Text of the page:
A study from the University of Massachusetts concluded that a four-day workweek would cut humanity's carbon footprint by nearly 30%.[11]

An increase in remote work during the COVID-19 pandemic led to an increase in the desire for flexible work arrangements.[12]

Active trials

In 2022, not-for-profit advocacy group 4 Day Week Global launched a series of six-month trials for companies in:

  • Ireland (17 companies, February to August);
  • the United States and Canada (38 companies, April to October);
  • the United Kingdom (UK) (61 companies with around 2,900 employees, June to December). The program, which allows employees to get 100% compensation for working 80% of their usual hours, is being used by more than 61 businesses with around 2,900 employees. Participating businesses include local fish and chip shops, charities, and office-based software developers and employment agencies. The study is being conducted by Autonomy, a think tank, researchers from Cambridge and Oxford universities, and 4 Day Week, an organization that advocates for a reduced workweek. The project will be overseen by academics from Boston College in the US, Oxford, and Cambridge universities, together with the think tank Autonomy. The pilot has been viewed as a success with many of the programs retaining the four day work week after the pilot program was originally scheduled to end.[13][14][15][16]

and

Employees of participating companies will work one less day a week with no reduction in pay. The UK pilot is the world's largest trial of a four-day week to date.[18]

Since the COVID-19 pandemic, several governments have proposed and launched four-day working week trials:

  • Scotland announced it is putting £10 million towards a trial, as part of its promise to pursue a wellbeing economy.
  • Spain announced a voluntary, nationwide, three-year trial of a 32-hour workweek.
  • The Japanese government's 2021 annual economic policy guidelines recommended that companies allow their workers to opt for a four-day work week, as part of an initiative aimed at improving work-life balance in the country.[19]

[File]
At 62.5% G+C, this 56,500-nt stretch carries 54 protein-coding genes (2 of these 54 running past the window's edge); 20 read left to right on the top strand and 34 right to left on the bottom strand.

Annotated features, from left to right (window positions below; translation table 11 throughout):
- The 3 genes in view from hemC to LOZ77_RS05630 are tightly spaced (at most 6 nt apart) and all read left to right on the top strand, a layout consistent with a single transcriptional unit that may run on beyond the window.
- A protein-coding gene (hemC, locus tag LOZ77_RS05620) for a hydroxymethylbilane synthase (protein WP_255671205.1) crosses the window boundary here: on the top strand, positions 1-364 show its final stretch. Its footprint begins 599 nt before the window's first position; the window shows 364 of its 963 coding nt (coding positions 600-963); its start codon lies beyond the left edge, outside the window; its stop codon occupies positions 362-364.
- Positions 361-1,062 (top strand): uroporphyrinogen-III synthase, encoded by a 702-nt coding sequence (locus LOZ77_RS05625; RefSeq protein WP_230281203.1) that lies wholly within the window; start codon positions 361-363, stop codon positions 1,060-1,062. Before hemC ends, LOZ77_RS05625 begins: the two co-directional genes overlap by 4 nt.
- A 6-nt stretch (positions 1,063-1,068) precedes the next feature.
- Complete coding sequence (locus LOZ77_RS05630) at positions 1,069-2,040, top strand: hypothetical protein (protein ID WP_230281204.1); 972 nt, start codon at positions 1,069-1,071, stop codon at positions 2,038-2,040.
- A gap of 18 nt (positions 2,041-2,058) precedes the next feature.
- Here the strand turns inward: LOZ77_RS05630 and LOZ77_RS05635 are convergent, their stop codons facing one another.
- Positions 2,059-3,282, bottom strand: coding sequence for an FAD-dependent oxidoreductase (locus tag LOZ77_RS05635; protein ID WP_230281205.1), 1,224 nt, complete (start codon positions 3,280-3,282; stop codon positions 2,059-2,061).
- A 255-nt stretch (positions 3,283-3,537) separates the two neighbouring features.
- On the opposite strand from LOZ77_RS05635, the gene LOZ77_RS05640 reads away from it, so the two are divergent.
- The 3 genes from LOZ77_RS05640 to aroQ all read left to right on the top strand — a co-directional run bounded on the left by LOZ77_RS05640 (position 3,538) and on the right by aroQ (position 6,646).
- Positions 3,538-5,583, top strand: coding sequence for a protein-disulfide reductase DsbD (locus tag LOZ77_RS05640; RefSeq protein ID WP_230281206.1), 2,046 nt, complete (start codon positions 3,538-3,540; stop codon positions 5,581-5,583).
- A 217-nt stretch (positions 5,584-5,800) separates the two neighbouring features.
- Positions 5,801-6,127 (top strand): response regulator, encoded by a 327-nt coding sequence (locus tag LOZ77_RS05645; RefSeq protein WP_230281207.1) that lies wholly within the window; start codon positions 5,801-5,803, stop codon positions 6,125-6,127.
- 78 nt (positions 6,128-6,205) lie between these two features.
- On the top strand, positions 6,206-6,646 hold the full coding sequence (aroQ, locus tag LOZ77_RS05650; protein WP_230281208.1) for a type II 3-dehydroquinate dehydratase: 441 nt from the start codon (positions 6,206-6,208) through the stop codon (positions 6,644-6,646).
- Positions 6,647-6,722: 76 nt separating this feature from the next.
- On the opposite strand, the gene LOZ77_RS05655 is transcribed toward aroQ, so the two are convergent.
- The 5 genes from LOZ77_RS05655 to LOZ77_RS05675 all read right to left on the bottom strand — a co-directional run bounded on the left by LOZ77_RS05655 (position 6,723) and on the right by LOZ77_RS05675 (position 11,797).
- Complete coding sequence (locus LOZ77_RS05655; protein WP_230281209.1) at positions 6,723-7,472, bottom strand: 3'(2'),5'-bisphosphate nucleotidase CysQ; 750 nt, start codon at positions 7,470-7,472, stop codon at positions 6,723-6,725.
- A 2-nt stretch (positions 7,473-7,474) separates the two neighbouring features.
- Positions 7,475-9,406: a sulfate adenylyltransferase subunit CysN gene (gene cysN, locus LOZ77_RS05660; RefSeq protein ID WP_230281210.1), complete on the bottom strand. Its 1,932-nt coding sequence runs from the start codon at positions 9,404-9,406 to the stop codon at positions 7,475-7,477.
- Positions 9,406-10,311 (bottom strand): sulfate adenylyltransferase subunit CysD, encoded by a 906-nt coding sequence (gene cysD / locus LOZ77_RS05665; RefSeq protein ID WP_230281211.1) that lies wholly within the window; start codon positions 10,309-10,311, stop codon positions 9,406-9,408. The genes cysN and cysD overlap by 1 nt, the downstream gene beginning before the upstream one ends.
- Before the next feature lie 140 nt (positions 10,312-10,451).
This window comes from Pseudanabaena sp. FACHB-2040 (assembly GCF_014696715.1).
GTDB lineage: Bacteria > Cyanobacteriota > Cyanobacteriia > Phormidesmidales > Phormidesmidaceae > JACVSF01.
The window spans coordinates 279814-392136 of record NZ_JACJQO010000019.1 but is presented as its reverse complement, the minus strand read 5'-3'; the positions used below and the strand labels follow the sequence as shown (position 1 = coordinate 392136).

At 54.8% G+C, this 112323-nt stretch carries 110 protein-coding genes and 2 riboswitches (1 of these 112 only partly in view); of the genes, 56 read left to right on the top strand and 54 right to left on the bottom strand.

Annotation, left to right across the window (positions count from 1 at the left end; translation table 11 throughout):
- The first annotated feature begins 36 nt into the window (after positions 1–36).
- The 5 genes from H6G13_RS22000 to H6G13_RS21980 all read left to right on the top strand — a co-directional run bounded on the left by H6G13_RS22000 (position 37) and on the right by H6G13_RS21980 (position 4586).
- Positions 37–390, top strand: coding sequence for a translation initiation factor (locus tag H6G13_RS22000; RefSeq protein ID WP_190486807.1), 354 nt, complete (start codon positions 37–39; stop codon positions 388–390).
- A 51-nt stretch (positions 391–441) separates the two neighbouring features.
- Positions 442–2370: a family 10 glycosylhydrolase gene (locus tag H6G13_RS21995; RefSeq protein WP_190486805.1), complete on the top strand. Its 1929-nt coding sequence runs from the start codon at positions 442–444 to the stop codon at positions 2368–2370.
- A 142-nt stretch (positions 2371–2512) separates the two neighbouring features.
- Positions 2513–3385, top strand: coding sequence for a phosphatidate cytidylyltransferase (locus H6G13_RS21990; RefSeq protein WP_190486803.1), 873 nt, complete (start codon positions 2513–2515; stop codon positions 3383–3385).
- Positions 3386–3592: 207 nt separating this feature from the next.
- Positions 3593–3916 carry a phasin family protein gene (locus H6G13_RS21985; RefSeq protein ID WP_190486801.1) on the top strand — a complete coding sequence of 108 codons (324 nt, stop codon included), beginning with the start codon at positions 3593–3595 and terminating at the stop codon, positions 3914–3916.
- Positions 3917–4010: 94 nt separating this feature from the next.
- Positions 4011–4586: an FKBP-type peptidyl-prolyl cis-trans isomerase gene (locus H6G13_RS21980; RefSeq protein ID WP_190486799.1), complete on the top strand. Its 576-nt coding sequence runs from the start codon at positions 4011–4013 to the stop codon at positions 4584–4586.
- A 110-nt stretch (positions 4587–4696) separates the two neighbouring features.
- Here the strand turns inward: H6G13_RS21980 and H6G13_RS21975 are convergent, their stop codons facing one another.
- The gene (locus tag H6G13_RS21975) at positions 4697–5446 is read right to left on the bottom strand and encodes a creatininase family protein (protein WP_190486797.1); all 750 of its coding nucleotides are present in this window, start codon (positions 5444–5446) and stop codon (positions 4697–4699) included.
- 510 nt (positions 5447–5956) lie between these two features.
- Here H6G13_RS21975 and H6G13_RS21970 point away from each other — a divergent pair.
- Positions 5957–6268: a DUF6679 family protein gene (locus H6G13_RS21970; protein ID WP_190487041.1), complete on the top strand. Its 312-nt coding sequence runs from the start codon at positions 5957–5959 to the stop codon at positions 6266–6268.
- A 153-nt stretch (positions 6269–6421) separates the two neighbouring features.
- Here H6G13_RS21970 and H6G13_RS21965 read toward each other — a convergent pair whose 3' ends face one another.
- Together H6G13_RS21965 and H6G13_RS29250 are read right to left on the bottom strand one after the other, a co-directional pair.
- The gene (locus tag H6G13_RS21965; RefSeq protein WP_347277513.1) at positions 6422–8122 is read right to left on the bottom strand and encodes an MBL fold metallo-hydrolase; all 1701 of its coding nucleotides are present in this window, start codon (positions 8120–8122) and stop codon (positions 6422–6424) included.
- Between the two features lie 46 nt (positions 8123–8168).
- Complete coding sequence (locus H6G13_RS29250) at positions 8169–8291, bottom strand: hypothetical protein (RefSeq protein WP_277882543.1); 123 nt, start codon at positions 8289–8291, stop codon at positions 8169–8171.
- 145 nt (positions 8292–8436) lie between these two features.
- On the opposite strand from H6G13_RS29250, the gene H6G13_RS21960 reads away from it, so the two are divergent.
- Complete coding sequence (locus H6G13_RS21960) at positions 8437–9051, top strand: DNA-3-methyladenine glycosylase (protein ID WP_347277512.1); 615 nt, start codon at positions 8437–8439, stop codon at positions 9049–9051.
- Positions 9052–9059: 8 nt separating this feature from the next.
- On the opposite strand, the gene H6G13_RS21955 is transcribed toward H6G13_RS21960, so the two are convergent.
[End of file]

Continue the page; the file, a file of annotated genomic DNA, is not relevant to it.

• Belgium allowed employees the ability to request a four-day work week through the compression of their 38-hour week.[20]

Prime Ministers Jacinda Ardern of New Zealand and Sanna Marin of Finland have each proposed a four-day workweek as a consideration.[21][22]

Major trial results

Iceland

Two trials in Iceland between 2015 and 2019 in which working hours were reduced to 35 hours a week without pay reduction for 2,500 workers resulted in "dramatically increased" well-being, and improved work-life balance and stress ratings from employees, measured by a range of indicators such as burnout and perceived stress.[23] Productivity also remained the same, or improved across the majority of all the workplaces, according to UK think tank Autonomy and the Icelandic Association for Sustainable Democracy.[24] While framed as a "four-day week", the trial was for reduced working hours, not necessarily compressed within four days, from 40 to 35 and 36 hours.[25] The study ran two large-scale trials and included more than 1% of Iceland's entire population.[26] The vast majority of the workplaces removed up to three hours from the week, not eight, as would be needed in a four-day week. Agreements to reduce work hours following the trial have led to a reduction of an hour or less.[27] Due to these factors, the study was perceived to be an "overwhelming success", with 86% of the population working in wage labour later receiving permanent reductions in time spent at work through negotiations.[28][29][30]

Perpetual Guardian in New Zealand

In New Zealand, trust company Perpetual Guardian announced in February 2018 that it would begin trialing a four-day work week in March 2018.[31] The six-week trial, initiated by founder Andrew Barnes, saw the company's 240-plus staff nominating a day off each week whilst still receiving full pay.[32] The trial, held in March and April 2018, attracted international media attention.[33][34][35][36][37] In late March 2018, Barnes noted that the trial was going well with staff reporting more time for their families, hobbies, completing their to-do lists and doing home maintenance.[38][39][40][41]